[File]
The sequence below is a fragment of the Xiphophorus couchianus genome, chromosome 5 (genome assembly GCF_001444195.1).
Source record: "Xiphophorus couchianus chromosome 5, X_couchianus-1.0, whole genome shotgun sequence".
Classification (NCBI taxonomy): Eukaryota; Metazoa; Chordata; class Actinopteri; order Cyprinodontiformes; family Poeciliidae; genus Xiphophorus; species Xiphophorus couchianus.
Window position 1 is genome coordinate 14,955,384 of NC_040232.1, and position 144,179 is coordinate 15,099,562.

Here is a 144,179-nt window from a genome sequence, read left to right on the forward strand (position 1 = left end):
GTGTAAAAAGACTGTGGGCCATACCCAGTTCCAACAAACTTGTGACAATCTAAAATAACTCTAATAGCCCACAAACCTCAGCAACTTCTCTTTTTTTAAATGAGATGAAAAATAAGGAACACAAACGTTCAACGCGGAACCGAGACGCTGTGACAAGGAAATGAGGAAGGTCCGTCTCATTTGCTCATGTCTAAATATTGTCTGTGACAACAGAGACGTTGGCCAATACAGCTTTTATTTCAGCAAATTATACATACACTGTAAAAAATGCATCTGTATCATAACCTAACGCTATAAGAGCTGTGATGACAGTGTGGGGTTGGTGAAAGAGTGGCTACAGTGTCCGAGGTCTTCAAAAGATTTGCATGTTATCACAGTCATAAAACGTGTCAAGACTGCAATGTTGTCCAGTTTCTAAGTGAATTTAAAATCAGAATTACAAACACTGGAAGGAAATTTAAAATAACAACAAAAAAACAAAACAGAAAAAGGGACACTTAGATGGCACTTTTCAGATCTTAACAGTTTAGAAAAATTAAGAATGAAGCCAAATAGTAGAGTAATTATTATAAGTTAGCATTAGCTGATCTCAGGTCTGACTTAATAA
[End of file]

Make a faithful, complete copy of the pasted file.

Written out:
The sequence below is a fragment of the Xiphophorus couchianus genome, chromosome 5 (genome assembly GCF_001444195.1).
Source record: "Xiphophorus couchianus chromosome 5, X_couchianus-1.0, whole genome shotgun sequence".
Classification (NCBI taxonomy): Eukaryota; Metazoa; Chordata; class Actinopteri; order Cyprinodontiformes; family Poeciliidae; genus Xiphophorus; species Xiphophorus couchianus.
Window position 1 is genome coordinate 14,955,384 of NC_040232.1, and position 144,179 is coordinate 15,099,562.

Here is a 144,179-nt window from a genome sequence, read left to right on the forward strand (position 1 = left end):
GTGTAAAAAGACTGTGGGCCATACCCAGTTCCAACAAACTTGTGACAATCTAAAATAACTCTAATAGCCCACAAACCTCAGCAACTTCTCTTTTTTTAAATGAGATGAAAAATAAGGAACACAAACGTTCAACGCGGAACCGAGACGCTGTGACAAGGAAATGAGGAAGGTCCGTCTCATTTGCTCATGTCTAAATATTGTCTGTGACAACAGAGACGTTGGCCAATACAGCTTTTATTTCAGCAAATTATACATACACTGTAAAAAATGCATCTGTATCATAACCTAACGCTATAAGAGCTGTGATGACAGTGTGGGGTTGGTGAAAGAGTGGCTACAGTGTCCGAGGTCTTCAAAAGATTTGCATGTTATCACAGTCATAAAACGTGTCAAGACTGCAATGTTGTCCAGTTTCTAAGTGAATTTAAAATCAGAATTACAAACACTGGAAGGAAATTTAAAATAACAACAAAAAAACAAAACAGAAAAAGGGACACTTAGATGGCACTTTTCAGATCTTAACAGTTTAGAAAAATTAAGAATGAAGCCAAATAGTAGAGTAATTATTATAAGTTAGCATTAGCTGATCTCAGGTCTGACTTAATAA